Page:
School board members looked into citizen concerns about the lack of west side options for Newton Community School District’s proposed configuration scenarios during a Sept. 11 work session, which showed deconstructed cost comparisons for each elementary building except Woodrow Wilson.
Superintendent Tom Messinger told Newton News that the Woodrow Wilson Elementary property was not considered in the presentation because it was too small for the amount of extra space needed for parking and playground areas. It is not feasible to rework the building at that location.
However, the school district’s architectural firm, FRK Architects + Engineers, still provided a west side option in the form of Thomas Jefferson Elementary. The firm included cost estimates for each building depending on if they were to become a preK-1 center, a grades 2-4 center or a preK-4 center.
If Thomas Jefferson was converted into a preK-1 center, it would cost more than $10 million. Emerson Hough Elementary is the more cost-efficient option at more than $6.6 million. While Aurora Heights Elementary is close behind at more than $6.8 million, it also needs $3.2 million in future remodels.
John Darveau, of FRK Architects + Engineers, said the future remodeling costs were placed on every scenario involving Aurora Heights. While not critical to the building’s initial remodel, Darveau recommended they be finished sometime later. Newton News will exclude the $3.2 million from future totals in this article.
If Thomas Jefferson was converted into a grades 2-4 center, it would cost about $16.5 million. Whereas the next most cost-efficient choices are Emerson Hough at more than $6.6 million and then Aurora Heights at more than $12.3 million. Each building would have eight sections for second, third and fourth grades.
FRK also showed combined costs. For instance, if Emerson Hough was chosen was the preK-1 center and Aurora Heights the 2-4 center, it would cost more than $18.9 million. If Thomas Jefferson was chosen as the preK-1 center and Emerson as the 2-4 center, it would cost less at $17.2 million.
The most expensive option would be to make Thomas Jefferson the preK-1 center and Aurora Heights the grades 2-4 center at $22.9 million.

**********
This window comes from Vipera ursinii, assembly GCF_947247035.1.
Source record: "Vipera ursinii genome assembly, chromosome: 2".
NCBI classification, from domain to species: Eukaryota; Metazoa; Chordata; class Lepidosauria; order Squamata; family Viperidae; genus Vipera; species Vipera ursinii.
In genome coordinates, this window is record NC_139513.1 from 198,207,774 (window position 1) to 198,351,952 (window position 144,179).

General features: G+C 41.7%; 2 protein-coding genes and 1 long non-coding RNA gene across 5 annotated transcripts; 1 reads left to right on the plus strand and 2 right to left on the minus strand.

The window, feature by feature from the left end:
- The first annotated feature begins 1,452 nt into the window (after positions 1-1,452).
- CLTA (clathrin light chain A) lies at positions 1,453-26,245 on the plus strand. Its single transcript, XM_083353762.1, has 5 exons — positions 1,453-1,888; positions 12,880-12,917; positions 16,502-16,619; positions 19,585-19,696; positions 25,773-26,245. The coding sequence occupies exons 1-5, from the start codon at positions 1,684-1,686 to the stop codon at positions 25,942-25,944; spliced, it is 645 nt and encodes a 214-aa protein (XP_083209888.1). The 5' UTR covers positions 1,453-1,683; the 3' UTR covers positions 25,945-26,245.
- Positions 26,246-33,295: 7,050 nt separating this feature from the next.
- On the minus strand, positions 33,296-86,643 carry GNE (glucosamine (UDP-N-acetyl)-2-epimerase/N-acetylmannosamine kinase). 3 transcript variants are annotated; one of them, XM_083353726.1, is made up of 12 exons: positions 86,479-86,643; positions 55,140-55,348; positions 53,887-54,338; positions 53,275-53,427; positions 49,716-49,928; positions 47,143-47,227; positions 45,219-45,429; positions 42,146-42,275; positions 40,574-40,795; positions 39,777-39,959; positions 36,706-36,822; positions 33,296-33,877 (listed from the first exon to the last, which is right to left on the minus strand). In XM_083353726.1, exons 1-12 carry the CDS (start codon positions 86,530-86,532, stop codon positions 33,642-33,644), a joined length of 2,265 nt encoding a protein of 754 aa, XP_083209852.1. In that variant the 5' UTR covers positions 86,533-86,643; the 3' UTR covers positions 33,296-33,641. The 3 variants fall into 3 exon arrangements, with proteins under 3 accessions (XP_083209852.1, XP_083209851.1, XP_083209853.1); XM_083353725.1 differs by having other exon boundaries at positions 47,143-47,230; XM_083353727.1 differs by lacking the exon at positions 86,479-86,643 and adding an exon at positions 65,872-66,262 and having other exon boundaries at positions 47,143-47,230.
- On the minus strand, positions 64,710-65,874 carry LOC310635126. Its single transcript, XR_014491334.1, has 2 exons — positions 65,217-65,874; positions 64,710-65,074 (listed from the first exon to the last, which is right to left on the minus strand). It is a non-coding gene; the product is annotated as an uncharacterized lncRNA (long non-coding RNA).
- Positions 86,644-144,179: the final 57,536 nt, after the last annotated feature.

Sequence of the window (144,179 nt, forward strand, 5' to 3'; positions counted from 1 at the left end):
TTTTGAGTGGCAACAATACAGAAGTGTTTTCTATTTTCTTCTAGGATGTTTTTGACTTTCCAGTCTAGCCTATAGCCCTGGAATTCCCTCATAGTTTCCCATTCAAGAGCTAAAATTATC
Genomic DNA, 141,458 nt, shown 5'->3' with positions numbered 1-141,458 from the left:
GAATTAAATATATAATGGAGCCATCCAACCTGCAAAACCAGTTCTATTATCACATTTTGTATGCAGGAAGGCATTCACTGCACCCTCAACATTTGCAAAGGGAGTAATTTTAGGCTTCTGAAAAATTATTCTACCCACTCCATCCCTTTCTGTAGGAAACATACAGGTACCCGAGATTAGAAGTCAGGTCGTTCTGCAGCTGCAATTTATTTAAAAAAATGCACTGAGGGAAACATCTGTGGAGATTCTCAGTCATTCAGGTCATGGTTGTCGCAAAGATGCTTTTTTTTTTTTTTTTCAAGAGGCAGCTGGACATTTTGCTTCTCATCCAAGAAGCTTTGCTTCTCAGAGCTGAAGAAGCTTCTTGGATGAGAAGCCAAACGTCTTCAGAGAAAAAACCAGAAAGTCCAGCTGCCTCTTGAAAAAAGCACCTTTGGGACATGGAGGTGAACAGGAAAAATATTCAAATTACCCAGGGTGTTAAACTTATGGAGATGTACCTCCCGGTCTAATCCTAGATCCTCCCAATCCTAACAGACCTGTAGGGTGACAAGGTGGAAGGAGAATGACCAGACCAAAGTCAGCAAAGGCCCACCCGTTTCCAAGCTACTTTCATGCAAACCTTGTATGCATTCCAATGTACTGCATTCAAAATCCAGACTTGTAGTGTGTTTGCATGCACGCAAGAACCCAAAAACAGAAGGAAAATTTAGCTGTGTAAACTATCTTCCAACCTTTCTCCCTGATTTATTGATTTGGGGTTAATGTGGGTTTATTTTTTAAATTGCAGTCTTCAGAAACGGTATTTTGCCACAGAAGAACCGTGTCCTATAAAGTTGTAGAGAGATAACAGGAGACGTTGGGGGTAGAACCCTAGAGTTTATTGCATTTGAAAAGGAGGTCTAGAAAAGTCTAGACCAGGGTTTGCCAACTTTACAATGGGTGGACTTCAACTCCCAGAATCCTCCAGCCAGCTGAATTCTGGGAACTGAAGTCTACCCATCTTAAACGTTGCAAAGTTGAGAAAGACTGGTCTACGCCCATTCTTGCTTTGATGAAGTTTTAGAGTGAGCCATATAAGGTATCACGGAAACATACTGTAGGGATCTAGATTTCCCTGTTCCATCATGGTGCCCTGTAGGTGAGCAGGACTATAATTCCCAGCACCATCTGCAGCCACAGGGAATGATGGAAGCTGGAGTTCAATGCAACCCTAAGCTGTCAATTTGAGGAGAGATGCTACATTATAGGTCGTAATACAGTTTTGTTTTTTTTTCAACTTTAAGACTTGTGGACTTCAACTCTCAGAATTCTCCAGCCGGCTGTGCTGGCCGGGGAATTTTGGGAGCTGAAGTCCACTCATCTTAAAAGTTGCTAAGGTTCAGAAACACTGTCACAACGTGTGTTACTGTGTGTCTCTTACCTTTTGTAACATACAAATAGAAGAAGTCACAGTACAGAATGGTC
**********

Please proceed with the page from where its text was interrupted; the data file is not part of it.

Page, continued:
If Thomas Jefferson was converted into an upgraded preK-4 elementary school, it would cost more than $16.5 million. Emerson Hough still remains the most cost-efficient option at $7.1 million, with Aurora Heights at more than $12.3 million, not counting the finished remodeling costs.
Again, if school board members decided to move forward with the scenario that upgrades two preK-4 buildings and closes the two remaining, the combined construction costs for Emerson Hough and Aurora Heights would be $19.4 million, which is the more cost-efficient option.
But if Thomas Jefferson and Aurora Heights were chosen, it would cost more than $28.8 million, which is the most expensive option. If Thomas Jefferson and Emerson Hough were chosen as the preK-4 elementary schools, it would cost more than $23.6 million, according to information from FRK.
School board member Ray Whipple asked what it would cost to build an entirely new building. Architects estimate around $20 million in construction costs, but that is not taking into consideration land acquisition and other needed costs. Whipple pushed for a new building, but most board members shut down the idea.
When it comes to paying for the configuration, the school district has a few options. Tim Bloom, director of business services, said there is $28.7 million in SAVE funds available, but a lot of that money is also planned for other projects in the district. The school also has $9.3 million in general obligation bonds.
If a public measure is put to a ballot, Newton voters can agree to raise the school’s tax levy to give officials $31.4 million of extra revenue to pay for it, too.
Robyn Friedman, president of the Newton school board, said, “Clearly, we have a puzzle in front of us. Our intention of starting all of this was cost savings for the district, but at the same time having the best educational impact for kids and then least transitions to make that less of a disruption.”
Since this all transpired during a work session, it means school board members could not vote on any formal action. There also seemed to be no clear consensus over which option board members favored over the other. Friedman said it is even unfair for school boards to decide which option they like the most.
“I think there are some more questions that most of us perhaps still have.”